The reduction of ultraviolet (UV) radiation exposure is the main strategy in order to prevent skin cancer, and early childhood before the age of 6 years is regarded as a particularly vulnerable period of life. The article of Li and colleagues1 is based upon a population-based questionnaire survey of 2619 parents with young children aged 3–6 years. The authors emphasize that patterns of sun protection differ between sunny holidays with a higher degree of sun-protective activities and everyday outdoor activities with less sun-protective attention. Interestingly, better knowledge about sun exposure and skin cancer affected the sun-protective behaviour only in the beach environment, but not in everyday life. Furthermore, with increasing age the attention for sun protection decreased.

The data of this study allow additional insight into the sun-protective behaviour of parents with young children: they rely mainly on the protective effect of sunscreens. In the beach setting 98·6% regularly used sunscreens and 79·2% even several times a day. However, only 29·7% used T-shirts and only 2·5% long-sleeved shirts. T-shirts were used much more often in the garden setting, by 84·6%, but sunscreens (88·6%) were the most frequently used measure of sun protection also in this setting.

It would have been interesting to test in such a study the guiding messages for the sun-protection behaviour. The broad majority of parents would probably have agreed with the following two sentences: (i) the avoidance of sunburns protects against skin cancer; and (ii) the application of sunscreens prevents skin cancer.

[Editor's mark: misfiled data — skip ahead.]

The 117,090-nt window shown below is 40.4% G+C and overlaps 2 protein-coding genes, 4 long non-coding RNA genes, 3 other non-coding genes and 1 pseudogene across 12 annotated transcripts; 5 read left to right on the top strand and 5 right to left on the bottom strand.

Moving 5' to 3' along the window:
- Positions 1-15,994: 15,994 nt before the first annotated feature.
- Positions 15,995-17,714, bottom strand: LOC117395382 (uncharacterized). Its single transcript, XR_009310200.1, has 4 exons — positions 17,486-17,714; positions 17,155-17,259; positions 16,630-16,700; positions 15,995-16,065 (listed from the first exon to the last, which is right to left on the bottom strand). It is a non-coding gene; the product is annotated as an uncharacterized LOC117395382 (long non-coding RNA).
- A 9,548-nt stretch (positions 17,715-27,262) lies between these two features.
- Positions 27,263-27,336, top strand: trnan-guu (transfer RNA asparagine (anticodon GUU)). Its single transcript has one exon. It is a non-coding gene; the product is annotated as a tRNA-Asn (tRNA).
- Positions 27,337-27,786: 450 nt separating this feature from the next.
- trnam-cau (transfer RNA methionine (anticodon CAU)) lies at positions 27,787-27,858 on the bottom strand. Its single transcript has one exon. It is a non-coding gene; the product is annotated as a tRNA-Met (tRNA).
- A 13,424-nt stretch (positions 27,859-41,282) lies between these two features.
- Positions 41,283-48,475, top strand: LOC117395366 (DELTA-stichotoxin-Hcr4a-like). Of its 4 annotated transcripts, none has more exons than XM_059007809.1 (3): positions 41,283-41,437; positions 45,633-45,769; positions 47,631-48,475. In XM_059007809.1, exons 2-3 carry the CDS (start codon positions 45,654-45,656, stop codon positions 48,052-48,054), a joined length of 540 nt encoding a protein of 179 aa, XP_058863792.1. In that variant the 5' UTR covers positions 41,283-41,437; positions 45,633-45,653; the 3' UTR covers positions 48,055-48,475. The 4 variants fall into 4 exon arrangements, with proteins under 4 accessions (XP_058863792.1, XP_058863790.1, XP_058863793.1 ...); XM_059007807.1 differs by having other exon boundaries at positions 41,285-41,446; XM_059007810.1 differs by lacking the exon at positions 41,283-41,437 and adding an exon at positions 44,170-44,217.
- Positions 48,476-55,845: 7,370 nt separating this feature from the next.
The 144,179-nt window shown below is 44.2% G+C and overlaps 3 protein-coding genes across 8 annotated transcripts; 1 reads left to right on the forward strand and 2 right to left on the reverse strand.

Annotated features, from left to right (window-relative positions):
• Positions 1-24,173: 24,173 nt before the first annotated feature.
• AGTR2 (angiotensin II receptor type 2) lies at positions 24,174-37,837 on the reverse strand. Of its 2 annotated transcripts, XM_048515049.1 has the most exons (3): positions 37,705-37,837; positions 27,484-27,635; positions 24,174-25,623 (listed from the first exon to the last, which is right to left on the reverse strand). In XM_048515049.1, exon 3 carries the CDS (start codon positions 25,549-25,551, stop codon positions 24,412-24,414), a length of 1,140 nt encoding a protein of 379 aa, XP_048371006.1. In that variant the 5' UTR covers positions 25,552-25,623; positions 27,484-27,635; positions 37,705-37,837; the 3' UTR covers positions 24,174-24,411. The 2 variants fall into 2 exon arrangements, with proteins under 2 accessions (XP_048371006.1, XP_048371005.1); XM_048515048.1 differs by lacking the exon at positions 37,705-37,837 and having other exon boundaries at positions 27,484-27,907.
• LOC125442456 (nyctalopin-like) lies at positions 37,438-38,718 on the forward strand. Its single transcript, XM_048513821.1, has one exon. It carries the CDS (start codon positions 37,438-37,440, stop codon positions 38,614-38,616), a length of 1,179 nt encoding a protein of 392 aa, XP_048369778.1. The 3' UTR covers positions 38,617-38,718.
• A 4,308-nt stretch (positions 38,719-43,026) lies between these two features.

Both messages, however, are wrong or misleading. First, the avoidance of sunburns is not enough, because DNA damage can occur long before sunburn appears. It has been shown in animal studies that DNA damage was induced already by 0·1 of the minimal erythema dose.2 On the contrary, sunburns may even elicit a protective effect regarding epithelial skin cancer by elimination of heavily DNA damaged cells by apoptosis.3

The use of sunscreens provides only small protective effects, and clothing is a much more efficacious prevention. In studies in young children use of sunscreens had either only a marginal effect on the development of melanocytic naevi or no effect at all.4,5 Furthermore, the use of sunscreens prolongs UV exposure times particularly in the beach setting.6

Our sun-protection messages for the public remain to be redefined. The current steady increase in the incidence of skin cancer will continue in future, and past messages have not affected the rapidly increasing incidences of melanoma and nonmelanoma skin cancer.7,8 In order to reach a turning point in skin cancer development, the public has to be aware that avoidance of sunburns and application of sunscreens is not enough to prevent skin cancer. Positive messages remain to be elaborated, and studies like that from Li and colleagues are necessary in order to give precise sun-protection messages.


  1. Top of page
  2. References